19th September 1963. One in the Eye is Worth Ten in the Ear.

Today David Low described as the most influential cartoonist of the 20th century died in 1963. He was particularly notable for his cartoons on the fascist dictators-Hitler and Mussolini-which pre-war didn’t enamour him with his Tory editors.

In September 1937 Percy Cudlipp editor of the Evening Standard started refusing Low’s work, as he said: ‘the state of Europe was extremely tense… and thought that tempers would be inflamed  especially as pictures convey more emotion than news-press’, he asked Low, ‘to bear this in mind when planning cartoons’.

Then Foreign Secretary, Lord Halifax on returning from a visit to Hitler, told Low that his cartoons were impairing the Prime-Minister’s [Chamberlain] Policy of Appeasement.

The press-baron, Lord Beaverbrook, owner of the Evening Standard, said European problems were nothing to do with Britain, a warning to go easy on the dictators, so Low promptly produced a composite figure of fun, ‘Mussler’, which he said he later regretted. In truth owing to his opposition of Chamberlain and Appeasement, Low was regarded as a ‘war-monger’.

we

‘All behind you Winston’, showing with Chamberlain, far left 2nd row, Bevin, Attlee and Morrison.

Times changed, and as an advocate of Churchill the cartoon (above), after his assumption of power on May 10th 1940, reflected the country’s thinking.

d

‘You can’t stop tanks with brave hearts’. 28.5.1940.

‘Send more machines’, it was evident that against the Nazi tank-plane technique, [Blitzkrieg] the Allies were handicapped by a shortage of both and resulted in our retreat from Dunkirk.

alone

‘Very well alone’, after Dunkirk. 18.6.1940.

The cartoon above helped morale and the Dunkirk Spirit.

a

Cartoon 7.10.1943. ‘Good Old Days’.

By 1942, with immediate peril receding, the coalition government was looking forward to post-war reconstruction with the publication of the Beveridge Report, but there was fear of back-sliding with a return to unrestricted free enterprise along with a ‘healthy’ dose of unemployment and the incentive of want.

However with the Labour Party landslide in 1945, there was little opposition to reform, except from the vested interests of Charles Hill, leader of the British Medical Association, and sections of the Press. The Daily Sketch regarded state medical proposals as a ‘socialist plot’ and said doctors were ‘standing against a socialist tyranny’. (1)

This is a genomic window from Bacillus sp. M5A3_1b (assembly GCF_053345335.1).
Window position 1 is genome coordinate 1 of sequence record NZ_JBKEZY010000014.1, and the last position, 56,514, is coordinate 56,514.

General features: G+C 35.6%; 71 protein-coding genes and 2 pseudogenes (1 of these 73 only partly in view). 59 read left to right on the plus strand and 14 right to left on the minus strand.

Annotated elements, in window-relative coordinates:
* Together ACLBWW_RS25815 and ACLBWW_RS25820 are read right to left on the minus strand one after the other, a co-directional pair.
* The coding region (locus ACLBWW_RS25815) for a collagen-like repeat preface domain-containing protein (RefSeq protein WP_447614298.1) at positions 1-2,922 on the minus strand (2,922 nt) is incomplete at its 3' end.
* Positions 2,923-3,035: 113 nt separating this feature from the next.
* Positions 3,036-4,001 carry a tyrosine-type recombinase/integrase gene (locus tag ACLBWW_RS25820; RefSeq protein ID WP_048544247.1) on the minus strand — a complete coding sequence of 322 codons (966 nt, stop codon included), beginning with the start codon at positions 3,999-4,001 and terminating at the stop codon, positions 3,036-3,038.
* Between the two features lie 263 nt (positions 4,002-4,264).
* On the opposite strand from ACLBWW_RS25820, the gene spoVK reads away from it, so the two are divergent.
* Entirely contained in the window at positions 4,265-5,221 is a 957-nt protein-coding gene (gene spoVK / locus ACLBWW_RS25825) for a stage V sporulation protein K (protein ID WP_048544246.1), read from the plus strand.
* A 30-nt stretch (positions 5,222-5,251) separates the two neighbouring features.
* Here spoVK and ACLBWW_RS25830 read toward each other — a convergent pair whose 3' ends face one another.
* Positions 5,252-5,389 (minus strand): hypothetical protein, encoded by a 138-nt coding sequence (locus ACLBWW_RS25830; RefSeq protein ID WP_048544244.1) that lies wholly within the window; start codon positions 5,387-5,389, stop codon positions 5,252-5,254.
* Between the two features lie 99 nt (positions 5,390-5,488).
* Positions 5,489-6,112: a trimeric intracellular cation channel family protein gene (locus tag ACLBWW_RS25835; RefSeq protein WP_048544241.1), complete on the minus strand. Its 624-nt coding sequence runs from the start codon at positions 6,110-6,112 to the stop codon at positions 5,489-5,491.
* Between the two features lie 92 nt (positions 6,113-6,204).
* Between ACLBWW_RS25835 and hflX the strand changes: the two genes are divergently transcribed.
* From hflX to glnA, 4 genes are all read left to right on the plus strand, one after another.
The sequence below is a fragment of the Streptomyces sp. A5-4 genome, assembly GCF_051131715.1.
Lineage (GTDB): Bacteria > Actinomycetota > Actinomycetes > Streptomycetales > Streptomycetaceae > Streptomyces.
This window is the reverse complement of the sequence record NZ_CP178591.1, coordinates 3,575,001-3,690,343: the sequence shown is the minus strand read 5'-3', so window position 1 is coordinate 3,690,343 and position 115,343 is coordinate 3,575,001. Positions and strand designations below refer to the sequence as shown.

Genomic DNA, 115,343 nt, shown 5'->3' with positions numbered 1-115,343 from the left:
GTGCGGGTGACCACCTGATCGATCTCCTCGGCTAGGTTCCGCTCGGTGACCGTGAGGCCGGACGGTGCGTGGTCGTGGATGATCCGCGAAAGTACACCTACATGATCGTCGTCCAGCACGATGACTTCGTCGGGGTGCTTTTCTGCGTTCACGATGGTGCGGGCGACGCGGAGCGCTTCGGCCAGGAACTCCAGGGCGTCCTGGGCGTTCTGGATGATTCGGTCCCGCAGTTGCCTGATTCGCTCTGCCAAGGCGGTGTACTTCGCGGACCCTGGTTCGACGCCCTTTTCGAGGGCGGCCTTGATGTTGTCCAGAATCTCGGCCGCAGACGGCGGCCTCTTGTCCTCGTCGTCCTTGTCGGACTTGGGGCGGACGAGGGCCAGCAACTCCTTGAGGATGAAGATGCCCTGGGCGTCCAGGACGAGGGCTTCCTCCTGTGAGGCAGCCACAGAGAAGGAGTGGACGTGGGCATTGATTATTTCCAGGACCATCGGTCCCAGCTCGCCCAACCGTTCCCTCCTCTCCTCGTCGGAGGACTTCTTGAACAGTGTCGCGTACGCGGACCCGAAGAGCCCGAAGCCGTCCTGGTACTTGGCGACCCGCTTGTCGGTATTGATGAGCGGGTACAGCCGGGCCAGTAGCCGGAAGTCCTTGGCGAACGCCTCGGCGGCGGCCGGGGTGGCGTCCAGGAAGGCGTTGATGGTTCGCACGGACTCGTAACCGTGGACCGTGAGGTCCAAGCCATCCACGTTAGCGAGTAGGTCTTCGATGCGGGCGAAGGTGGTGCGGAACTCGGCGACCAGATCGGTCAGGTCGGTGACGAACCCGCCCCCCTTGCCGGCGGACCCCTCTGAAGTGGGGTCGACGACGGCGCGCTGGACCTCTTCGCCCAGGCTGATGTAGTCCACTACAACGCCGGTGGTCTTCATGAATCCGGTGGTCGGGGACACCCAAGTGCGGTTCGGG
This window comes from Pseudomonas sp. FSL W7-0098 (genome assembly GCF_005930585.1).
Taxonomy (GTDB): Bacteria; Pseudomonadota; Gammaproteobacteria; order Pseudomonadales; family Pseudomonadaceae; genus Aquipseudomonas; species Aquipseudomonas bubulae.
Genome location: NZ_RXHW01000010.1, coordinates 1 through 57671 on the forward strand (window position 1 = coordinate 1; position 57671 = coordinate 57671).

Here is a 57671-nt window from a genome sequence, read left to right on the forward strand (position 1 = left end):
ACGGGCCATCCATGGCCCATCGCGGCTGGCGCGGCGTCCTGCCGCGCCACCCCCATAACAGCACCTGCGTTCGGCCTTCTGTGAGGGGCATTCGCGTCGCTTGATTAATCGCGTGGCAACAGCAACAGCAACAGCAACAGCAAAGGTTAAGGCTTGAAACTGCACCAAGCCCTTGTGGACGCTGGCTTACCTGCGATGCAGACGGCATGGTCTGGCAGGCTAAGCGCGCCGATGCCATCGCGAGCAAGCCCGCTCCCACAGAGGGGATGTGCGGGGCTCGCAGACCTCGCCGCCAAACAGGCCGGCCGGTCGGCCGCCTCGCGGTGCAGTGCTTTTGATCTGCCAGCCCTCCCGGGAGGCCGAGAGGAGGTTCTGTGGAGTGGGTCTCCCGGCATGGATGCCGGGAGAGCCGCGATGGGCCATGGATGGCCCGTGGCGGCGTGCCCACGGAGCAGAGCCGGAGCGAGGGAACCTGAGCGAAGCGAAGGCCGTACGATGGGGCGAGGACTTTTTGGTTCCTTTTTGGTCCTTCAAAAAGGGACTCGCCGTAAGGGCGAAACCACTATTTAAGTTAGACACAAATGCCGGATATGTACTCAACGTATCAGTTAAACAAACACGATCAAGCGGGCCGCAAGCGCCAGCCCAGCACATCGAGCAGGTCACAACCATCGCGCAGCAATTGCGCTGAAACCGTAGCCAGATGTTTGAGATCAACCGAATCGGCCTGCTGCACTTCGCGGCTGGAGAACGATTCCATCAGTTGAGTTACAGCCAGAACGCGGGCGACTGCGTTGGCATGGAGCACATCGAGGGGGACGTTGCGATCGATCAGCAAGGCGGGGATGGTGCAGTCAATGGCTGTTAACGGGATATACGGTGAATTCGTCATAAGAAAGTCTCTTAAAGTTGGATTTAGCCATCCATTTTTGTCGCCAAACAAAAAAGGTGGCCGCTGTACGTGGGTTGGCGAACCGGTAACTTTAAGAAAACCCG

In the event the NHS came into being at mid-night on 1.4.1948, but not before Churchill had said Health Minister, Aneurin Bevan was a ‘curse to his country in peace, as he had been a squalid nuisance in war’.

Evening Standard, July 1948. Bevan drilling money out of dentist.

Evening Standard, July 1948. Bevan drilling money out of dentist.

In the cartoon below Churchill, with the Tories a year away from victory, is facing backwards with his hands on the wheel, whilst progressive minded, ‘RAB’ Butler is being squashed. In the back seat is Lord Woolton, Chairman of the Conservative Party.

 

7.10.1943

Daily Herald 27.1.1950.

By 1949 Low was coming up against Beaverbrook’s censorship so he moved from the Evening Standard, to the mass-circulation working class, Daily Herald in 1950; contracted for 3 cartoons a week at £10,000  year.

In June 1952 he moved to the Manchester Guardian to become their first staff cartoonist. A socialist throughout his life, Low refused a knighthood until a year before his death.

(1)  Hill was the smooth-talking war-time, radio doctor. 4734 doctors voted for the NHS out of the 45,148 polled.

References:

spartacus-ed.com/low/John Simkin. Sept.1997, later updated.

David Low. Years of Wrath 1949. Autobiography.

 

 

 

 

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About colindunkerley

My name is Colin Dunkerley who having spent two years in the Royal Army Pay Corps ploughed many a barren industrial furrow until drawn to the 'chalk-face' as a teacher, now retired. I have spent the last 15 years researching all aspects of life in Britain since Roman times.

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